A TEAM of UNE scientists hope to provide a clearer explanation for the deaths of millions of trees across the New England Tablelands over the past 50 years.
A UNE project led by Dr Rhiannon Smith will revisit the phenomenon known as New England dieback, to see whether new approaches to the problem can deliver answers that have eluded scientists for decades.
The UNE-led project is one of six dieback-related studies being conducted across the State, supported by $1.2 million in funding from the NSW Environmental Trust.
NSW Environment Minister, Matt Kean, described eucalypt dieback as “one of the state’s most damaging ecological issues”.
“By engaging some of the country’s best scientific minds, we are hoping to find ways to remedy the current dieback areas and prevent future outbreaks,” Mr Kean said.
Dr Smith said there have been many past studies of dieback conducted in Australia, and many hypotheses formed around the phenomenon, “but there has never been any joining of the dots between those studies to determine the common threads”.
“Our project will look right across those studies, and do additional field work using contemporary tools and methods, to see whether we can pull together all that scattered knowledge to better understand the sequence of events that cause dieback.”
“Dieback is often considered to be a thing of the past on the New England Tablelands, but it is still happening, and we are now seeing that climatic extremes are combining with other drivers and pushing more landscapes into decline. It is vital that we get a better understanding of the phenomenon, and work to prevent more tree loss.”
The UNE project team is being supported by independent ecologists with decades of experience in the New England; the Armidale Tree Group; Southern New England Landcare; Glen Innes Natural Resources Advisory Committee, and the Northern Tablelands Local Land Services.
Although the dieback events of the 70s and 80s made the New England synonymous with rural tree decline, whole landscapes of trees have died and are dying across Australia (and elsewhere around the world) – and scientists remain uncertain about how to prevent it.
Throughout the past five decades, scientists have investigated possible challenges to tree health from many angles: insect pressure, compacted farmland soils, changed soil microbiology, loss of other native vegetation, and other factors.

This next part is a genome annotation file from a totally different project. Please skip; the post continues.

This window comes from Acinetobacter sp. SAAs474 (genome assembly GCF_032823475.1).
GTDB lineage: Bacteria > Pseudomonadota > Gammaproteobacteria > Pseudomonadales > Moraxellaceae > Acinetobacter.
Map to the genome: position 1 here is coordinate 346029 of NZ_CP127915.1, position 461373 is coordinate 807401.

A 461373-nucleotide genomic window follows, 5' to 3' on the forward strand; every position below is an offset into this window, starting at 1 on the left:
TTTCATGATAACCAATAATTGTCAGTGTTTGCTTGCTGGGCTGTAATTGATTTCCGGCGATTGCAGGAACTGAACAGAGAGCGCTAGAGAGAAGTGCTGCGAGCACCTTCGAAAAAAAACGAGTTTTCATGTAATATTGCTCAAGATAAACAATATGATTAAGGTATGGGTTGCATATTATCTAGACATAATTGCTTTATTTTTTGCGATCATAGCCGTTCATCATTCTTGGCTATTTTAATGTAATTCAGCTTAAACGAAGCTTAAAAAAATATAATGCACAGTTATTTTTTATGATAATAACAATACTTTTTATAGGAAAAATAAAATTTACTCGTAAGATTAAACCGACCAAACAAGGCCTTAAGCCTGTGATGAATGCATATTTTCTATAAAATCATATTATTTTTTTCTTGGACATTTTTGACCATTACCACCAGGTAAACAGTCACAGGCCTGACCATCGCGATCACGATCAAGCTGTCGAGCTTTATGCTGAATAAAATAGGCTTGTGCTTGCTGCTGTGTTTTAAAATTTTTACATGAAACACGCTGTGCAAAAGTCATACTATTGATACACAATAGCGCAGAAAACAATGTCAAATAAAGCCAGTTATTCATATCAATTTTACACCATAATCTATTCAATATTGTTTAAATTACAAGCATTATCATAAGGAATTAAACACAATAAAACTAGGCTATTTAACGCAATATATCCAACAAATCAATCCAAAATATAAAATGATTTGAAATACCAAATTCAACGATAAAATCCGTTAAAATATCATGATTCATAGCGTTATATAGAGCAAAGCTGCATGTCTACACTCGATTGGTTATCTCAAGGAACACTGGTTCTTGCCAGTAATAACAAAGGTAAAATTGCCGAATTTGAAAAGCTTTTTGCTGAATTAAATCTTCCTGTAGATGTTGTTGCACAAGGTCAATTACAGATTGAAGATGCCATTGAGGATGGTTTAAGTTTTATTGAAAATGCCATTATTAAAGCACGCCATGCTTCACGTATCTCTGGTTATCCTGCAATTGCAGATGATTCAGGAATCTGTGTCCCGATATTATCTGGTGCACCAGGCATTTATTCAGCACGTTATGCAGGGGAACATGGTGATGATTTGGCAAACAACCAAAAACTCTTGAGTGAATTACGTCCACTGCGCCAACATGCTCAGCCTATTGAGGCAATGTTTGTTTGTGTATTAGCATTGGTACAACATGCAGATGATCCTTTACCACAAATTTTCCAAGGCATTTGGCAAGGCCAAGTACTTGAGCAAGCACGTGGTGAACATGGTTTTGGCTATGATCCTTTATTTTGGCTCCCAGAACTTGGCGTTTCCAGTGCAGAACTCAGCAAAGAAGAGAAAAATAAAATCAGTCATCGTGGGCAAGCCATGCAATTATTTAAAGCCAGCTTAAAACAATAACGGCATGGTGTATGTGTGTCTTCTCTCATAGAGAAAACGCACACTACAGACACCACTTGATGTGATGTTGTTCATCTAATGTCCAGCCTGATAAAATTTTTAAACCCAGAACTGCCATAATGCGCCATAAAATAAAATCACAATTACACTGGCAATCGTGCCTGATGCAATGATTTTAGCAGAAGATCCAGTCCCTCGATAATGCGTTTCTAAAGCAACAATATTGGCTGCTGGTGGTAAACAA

Their efforts have provided different perspectives on the stresses faced by farmland trees, but the relative contribution of different stressors and the complex interactions between potential drivers of tree decline require further investigation.
Dr Smith’s team will weave together the threads of past knowledge and contemporary science to see whether they can arrive at a holistic explanation for dieback, and recommendations for how it may be stopped from killing more trees.
The team will take two approaches to the investigation.
The “desktop” approach will review decades of dieback research, and track the conclusions of past studies against the photographic evidence of land use and landscape change.
Sophisticated remote sensing and GIS techniques will be used to identify landscape management and climatic drivers of dieback in order to predict sites at risk of future dieback events and potential strategies to improve ecosystem resilience.
A program of field work will aim to fill in any gaps in knowledge so that a more coherent hypothesis for dieback can be developed.
Dr Smith said that potential questions to be answered include:
– how do drought stress and insect herbivory interact to accelerate dieback?
– does parent tree health impact seed germination and establishment of offspring, and therefore regeneration/revegetation potential?
– what Best Management Practices can be put in place to manage sites to avoid tree decline and dieback?
The project is expected to run over three years.